I start this with this Gospel passage from Matthew. It reminds us of our responsibility for each other and being non judgemental in our approach to all kinds of people.
Jesus said that the poor will be with us always. This does not mean that we do not do anything. That because the will always be with us that we can become complacent about helping those in need. If you google the definition of Poverty it is usually transpired as poverty being those who have little or no money. I have been thinking over the last few years that in fact there are other forms of poverty. St Vincent de Paul stated that Love has no option. God's love and care is not exclusive to one particular group of people.
The Catechism of the Catholic Church states " The Church's love for the poor... is part of her constant tradition" This love is inspired by the Gospel of the Beatitudes, of the poverty of Jesus and his concern for the poor. Love for the poor is even one of the motives for the duty of working so as to be able to give to those in need. It extends not only to material poverty but also to the many forms of cultural and religious poverty"
The most interesting part of the statement from the Catechism is the last statement. IF we take the Gospel and this seriously everyone is our Brother and Sister and the image of Jesus Christ and also that the common idea of poverty needs to be expanded into other forms of poverty. Here below are a few of my ideas on the second part of this part may look like.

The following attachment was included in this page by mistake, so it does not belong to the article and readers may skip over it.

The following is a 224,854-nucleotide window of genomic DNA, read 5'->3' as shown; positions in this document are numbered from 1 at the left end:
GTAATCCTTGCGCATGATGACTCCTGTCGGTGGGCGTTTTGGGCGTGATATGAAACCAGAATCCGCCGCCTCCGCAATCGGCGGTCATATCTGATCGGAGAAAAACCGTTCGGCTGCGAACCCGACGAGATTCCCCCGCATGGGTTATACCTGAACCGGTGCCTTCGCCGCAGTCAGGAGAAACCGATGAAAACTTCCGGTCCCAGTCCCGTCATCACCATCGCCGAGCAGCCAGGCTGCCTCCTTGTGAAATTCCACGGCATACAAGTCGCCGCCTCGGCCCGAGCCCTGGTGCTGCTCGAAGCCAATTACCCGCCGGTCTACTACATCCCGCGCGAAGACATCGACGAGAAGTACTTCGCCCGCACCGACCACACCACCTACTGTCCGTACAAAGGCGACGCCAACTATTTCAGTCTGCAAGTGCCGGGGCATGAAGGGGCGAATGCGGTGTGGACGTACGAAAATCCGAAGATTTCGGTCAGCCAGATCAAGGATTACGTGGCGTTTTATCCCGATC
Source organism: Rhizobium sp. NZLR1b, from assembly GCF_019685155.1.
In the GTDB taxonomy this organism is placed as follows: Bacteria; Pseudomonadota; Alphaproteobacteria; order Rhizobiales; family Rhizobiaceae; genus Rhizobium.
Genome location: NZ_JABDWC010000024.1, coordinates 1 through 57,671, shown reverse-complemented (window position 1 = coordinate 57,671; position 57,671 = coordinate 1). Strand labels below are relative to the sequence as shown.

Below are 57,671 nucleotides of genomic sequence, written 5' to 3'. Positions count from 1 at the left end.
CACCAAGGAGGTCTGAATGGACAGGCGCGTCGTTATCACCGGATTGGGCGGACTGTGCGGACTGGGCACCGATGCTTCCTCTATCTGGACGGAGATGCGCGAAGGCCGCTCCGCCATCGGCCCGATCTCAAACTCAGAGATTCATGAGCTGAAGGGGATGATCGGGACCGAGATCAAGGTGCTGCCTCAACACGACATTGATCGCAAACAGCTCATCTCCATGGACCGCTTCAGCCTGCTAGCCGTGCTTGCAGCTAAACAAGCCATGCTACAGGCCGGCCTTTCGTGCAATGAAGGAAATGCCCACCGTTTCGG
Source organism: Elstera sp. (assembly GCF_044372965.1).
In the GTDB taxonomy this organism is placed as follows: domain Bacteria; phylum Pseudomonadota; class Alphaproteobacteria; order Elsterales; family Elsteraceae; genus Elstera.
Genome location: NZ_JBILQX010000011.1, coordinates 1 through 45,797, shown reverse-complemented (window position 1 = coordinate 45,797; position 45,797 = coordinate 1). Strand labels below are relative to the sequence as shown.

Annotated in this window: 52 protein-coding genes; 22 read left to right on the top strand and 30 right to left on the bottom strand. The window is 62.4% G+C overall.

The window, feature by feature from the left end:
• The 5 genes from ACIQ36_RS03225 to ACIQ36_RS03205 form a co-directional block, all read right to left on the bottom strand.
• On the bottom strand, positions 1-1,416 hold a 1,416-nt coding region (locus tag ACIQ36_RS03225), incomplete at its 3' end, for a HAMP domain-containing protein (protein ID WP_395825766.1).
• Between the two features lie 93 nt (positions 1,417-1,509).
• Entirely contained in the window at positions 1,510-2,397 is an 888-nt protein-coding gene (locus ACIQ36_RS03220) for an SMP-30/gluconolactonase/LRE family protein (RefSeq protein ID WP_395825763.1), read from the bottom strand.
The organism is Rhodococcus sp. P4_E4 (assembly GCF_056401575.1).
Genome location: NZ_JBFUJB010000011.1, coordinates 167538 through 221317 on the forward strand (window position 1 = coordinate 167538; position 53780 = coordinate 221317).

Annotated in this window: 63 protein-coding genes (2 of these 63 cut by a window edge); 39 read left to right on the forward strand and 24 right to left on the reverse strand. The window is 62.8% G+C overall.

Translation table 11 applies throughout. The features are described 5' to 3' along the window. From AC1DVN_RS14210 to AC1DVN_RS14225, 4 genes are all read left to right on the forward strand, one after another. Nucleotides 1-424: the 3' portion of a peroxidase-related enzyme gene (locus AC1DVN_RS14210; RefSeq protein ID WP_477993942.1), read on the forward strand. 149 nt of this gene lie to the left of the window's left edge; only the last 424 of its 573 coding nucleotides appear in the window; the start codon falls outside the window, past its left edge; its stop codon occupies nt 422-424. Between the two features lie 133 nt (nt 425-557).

This is the one that we usually associate when we hear the word poverty. These are people who live on the edge of society with the lack of money. They may live in rented accommodation or Bedsits or live on the streets. Our helping hand with food or clothing goes a long way in relieving the stress of the day. The poverty that they are living is not always their fault. They have lived in circumstances that are beyond their control either with abusive parents or have found life difficult and find a way out by falling into the wrong sort of people. Walking along side these people can sometimes be very frustrating as sometimes their priorities are different from ours. I remember walking into a house where we had to give them food I was surprised to see the kids playing on their playstation on a very large TV. My first thought was that they were selfish but then they had to do something to relieve the stress of everyday living. The first rule is never to judge that is up to God we can only but help in whatever way we can.
This form of poverty is a little more vague. I preface this with a question? Where does true self esteem come from? If self esteem comes only from doing things then it will not last. We will get one knock and it will waver. No true self esteem comes from within and knowing one fundamental thing that we all have in common is that we are loved by God. Let me illustrate this with a story that happened to me a few days ago. I was out shopping in Lewes and I was looking in an antiques shop when I came across a set of Stations of the Cross. Being a priest I took notice of them. Just to say that I was not in my dog collar. The shop keeper asked why I was so interested. My friend then said that I was a priest. Then she asked me a question " Do you believe in God?" she asked. At first a strange question to ask a priest but then after some thought it was not a particular stupid question. I explained to her that I not only believed in God but I knew that he loved me very much and that made me happy knowing that God loved me. It gave me purpose to everything I do. After some discussion she then said " Thanks that lovely but I still do not believe in God."